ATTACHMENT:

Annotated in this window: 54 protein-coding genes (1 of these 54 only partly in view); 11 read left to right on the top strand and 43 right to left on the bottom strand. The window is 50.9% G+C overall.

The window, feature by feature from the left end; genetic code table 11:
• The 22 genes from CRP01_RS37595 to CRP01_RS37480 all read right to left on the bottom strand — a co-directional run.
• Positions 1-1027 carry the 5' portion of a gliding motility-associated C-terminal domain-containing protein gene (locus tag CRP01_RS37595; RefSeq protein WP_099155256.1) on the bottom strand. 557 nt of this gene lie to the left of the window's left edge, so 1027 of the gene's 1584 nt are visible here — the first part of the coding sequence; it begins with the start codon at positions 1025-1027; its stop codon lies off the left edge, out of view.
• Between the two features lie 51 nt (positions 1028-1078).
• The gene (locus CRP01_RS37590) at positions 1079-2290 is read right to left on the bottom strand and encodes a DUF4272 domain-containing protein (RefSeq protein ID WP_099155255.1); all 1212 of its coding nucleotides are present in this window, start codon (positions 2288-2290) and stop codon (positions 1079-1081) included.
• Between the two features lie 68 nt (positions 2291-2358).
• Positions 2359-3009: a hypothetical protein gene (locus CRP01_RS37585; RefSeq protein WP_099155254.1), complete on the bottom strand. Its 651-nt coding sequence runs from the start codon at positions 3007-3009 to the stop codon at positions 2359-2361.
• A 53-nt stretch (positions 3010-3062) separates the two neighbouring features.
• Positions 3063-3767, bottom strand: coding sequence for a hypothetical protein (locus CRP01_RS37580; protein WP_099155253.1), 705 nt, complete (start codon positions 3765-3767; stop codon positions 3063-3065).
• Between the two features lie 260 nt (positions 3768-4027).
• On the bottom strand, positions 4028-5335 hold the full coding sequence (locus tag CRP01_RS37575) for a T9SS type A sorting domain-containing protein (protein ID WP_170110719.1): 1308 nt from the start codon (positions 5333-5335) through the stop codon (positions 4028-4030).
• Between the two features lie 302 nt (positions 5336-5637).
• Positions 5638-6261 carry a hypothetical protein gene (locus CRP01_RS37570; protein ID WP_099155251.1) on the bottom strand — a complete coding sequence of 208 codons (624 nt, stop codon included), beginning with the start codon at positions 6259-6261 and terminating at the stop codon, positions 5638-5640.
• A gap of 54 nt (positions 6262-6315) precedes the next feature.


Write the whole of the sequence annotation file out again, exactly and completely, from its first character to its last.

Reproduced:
Annotated in this window: 54 protein-coding genes (1 of these 54 only partly in view); 11 read left to right on the top strand and 43 right to left on the bottom strand. The window is 50.9% G+C overall.

The window, feature by feature from the left end; genetic code table 11:
• The 22 genes from CRP01_RS37595 to CRP01_RS37480 all read right to left on the bottom strand — a co-directional run.
• Positions 1-1027 carry the 5' portion of a gliding motility-associated C-terminal domain-containing protein gene (locus tag CRP01_RS37595; RefSeq protein WP_099155256.1) on the bottom strand. 557 nt of this gene lie to the left of the window's left edge, so 1027 of the gene's 1584 nt are visible here — the first part of the coding sequence; it begins with the start codon at positions 1025-1027; its stop codon lies off the left edge, out of view.
• Between the two features lie 51 nt (positions 1028-1078).
• The gene (locus CRP01_RS37590) at positions 1079-2290 is read right to left on the bottom strand and encodes a DUF4272 domain-containing protein (RefSeq protein ID WP_099155255.1); all 1212 of its coding nucleotides are present in this window, start codon (positions 2288-2290) and stop codon (positions 1079-1081) included.
• Between the two features lie 68 nt (positions 2291-2358).
• Positions 2359-3009: a hypothetical protein gene (locus CRP01_RS37585; RefSeq protein WP_099155254.1), complete on the bottom strand. Its 651-nt coding sequence runs from the start codon at positions 3007-3009 to the stop codon at positions 2359-2361.
• A 53-nt stretch (positions 3010-3062) separates the two neighbouring features.
• Positions 3063-3767, bottom strand: coding sequence for a hypothetical protein (locus CRP01_RS37580; protein WP_099155253.1), 705 nt, complete (start codon positions 3765-3767; stop codon positions 3063-3065).
• Between the two features lie 260 nt (positions 3768-4027).
• On the bottom strand, positions 4028-5335 hold the full coding sequence (locus tag CRP01_RS37575) for a T9SS type A sorting domain-containing protein (protein ID WP_170110719.1): 1308 nt from the start codon (positions 5333-5335) through the stop codon (positions 4028-4030).
• Between the two features lie 302 nt (positions 5336-5637).
• Positions 5638-6261 carry a hypothetical protein gene (locus CRP01_RS37570; protein ID WP_099155251.1) on the bottom strand — a complete coding sequence of 208 codons (624 nt, stop codon included), beginning with the start codon at positions 6259-6261 and terminating at the stop codon, positions 5638-5640.
• A gap of 54 nt (positions 6262-6315) precedes the next feature.